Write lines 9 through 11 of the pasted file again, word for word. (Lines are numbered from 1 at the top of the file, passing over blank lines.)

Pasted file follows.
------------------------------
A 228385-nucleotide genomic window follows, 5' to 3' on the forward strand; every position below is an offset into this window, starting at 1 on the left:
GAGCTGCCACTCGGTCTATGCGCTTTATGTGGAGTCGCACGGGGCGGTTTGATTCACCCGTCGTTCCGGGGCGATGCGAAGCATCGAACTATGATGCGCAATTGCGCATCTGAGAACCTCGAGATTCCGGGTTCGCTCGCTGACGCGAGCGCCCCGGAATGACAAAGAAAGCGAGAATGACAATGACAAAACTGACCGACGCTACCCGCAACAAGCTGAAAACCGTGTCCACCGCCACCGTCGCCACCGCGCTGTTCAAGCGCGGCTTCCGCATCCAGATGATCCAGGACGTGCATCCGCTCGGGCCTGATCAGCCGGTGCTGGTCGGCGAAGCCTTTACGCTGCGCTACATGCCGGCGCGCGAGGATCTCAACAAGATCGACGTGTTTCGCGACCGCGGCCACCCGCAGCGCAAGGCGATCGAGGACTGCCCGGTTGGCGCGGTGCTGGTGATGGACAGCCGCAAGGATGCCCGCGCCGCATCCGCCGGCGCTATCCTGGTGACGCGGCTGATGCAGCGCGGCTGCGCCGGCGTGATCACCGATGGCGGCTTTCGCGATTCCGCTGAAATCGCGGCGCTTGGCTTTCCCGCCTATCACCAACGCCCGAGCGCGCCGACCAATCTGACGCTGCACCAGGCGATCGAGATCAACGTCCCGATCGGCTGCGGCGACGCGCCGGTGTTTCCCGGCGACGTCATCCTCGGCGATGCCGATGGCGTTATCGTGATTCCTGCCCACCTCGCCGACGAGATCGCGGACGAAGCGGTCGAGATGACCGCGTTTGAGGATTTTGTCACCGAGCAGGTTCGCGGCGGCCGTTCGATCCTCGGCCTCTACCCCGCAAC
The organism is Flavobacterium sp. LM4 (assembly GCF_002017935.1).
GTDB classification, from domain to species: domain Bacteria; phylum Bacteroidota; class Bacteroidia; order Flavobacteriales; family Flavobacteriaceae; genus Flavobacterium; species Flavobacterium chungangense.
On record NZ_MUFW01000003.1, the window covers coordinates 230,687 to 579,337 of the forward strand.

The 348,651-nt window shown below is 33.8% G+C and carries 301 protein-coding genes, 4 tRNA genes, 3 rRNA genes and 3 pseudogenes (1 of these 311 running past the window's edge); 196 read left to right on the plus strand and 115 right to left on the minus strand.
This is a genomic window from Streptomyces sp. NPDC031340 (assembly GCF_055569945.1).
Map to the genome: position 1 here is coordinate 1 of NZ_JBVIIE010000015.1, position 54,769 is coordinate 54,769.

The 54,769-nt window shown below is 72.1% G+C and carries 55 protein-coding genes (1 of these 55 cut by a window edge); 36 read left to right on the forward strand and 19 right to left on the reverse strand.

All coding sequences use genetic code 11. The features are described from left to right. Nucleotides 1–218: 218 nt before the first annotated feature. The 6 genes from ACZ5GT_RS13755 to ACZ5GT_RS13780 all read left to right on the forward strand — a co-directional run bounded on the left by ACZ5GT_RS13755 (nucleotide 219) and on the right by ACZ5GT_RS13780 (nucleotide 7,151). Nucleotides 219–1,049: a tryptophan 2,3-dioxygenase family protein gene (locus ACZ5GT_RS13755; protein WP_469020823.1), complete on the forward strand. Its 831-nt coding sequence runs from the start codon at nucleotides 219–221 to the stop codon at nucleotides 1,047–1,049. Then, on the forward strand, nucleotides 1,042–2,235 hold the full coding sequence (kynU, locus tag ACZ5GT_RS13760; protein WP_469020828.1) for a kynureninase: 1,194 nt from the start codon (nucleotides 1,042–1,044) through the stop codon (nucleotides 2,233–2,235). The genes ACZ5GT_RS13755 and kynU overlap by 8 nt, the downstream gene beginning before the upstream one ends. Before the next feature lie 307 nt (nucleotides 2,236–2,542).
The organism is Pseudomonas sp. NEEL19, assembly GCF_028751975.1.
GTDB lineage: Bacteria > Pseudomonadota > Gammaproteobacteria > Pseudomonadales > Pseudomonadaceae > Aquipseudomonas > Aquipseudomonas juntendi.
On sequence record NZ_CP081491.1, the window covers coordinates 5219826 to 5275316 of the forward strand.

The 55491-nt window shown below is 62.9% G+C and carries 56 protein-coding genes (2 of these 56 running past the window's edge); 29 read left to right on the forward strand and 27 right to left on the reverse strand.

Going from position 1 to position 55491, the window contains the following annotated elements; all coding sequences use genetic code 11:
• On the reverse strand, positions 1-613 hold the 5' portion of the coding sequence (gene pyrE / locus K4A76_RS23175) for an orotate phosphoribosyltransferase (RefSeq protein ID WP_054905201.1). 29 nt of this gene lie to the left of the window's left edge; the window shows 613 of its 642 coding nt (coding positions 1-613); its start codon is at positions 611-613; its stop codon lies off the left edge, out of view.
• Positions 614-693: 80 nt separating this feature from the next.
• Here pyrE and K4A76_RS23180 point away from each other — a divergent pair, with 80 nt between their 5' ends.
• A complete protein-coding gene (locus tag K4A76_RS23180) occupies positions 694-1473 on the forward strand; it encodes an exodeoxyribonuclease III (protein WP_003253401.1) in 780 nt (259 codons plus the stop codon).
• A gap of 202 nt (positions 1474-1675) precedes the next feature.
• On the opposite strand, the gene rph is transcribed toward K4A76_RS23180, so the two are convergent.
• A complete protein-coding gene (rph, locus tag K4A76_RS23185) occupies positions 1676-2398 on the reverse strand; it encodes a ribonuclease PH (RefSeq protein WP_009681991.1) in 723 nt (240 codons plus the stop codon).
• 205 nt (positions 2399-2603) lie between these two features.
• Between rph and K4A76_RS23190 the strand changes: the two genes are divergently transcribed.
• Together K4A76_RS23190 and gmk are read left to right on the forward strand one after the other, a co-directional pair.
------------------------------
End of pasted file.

The 54,769-nt window shown below is 72.1% G+C and carries 55 protein-coding genes (1 of these 55 cut by a window edge); 36 read left to right on the forward strand and 19 right to left on the reverse strand.

All coding sequences use genetic code 11. The features are described from left to right. Nucleotides 1–218: 218 nt before the first annotated feature. The 6 genes from ACZ5GT_RS13755 to ACZ5GT_RS13780 all read left to right on the forward strand — a co-directional run bounded on the left by ACZ5GT_RS13755 (nucleotide 219) and on the right by ACZ5GT_RS13780 (nucleotide 7,151). Nucleotides 219–1,049: a tryptophan 2,3-dioxygenase family protein gene (locus ACZ5GT_RS13755; protein WP_469020823.1), complete on the forward strand. Its 831-nt coding sequence runs from the start codon at nucleotides 219–221 to the stop codon at nucleotides 1,047–1,049. Then, on the forward strand, nucleotides 1,042–2,235 hold the full coding sequence (kynU, locus tag ACZ5GT_RS13760; protein WP_469020828.1) for a kynureninase: 1,194 nt from the start codon (nucleotides 1,042–1,044) through the stop codon (nucleotides 2,233–2,235). The genes ACZ5GT_RS13755 and kynU overlap by 8 nt, the downstream gene beginning before the upstream one ends. Before the next feature lie 307 nt (nucleotides 2,236–2,542).
The organism is Pseudomonas sp. NEEL19, assembly GCF_028751975.1.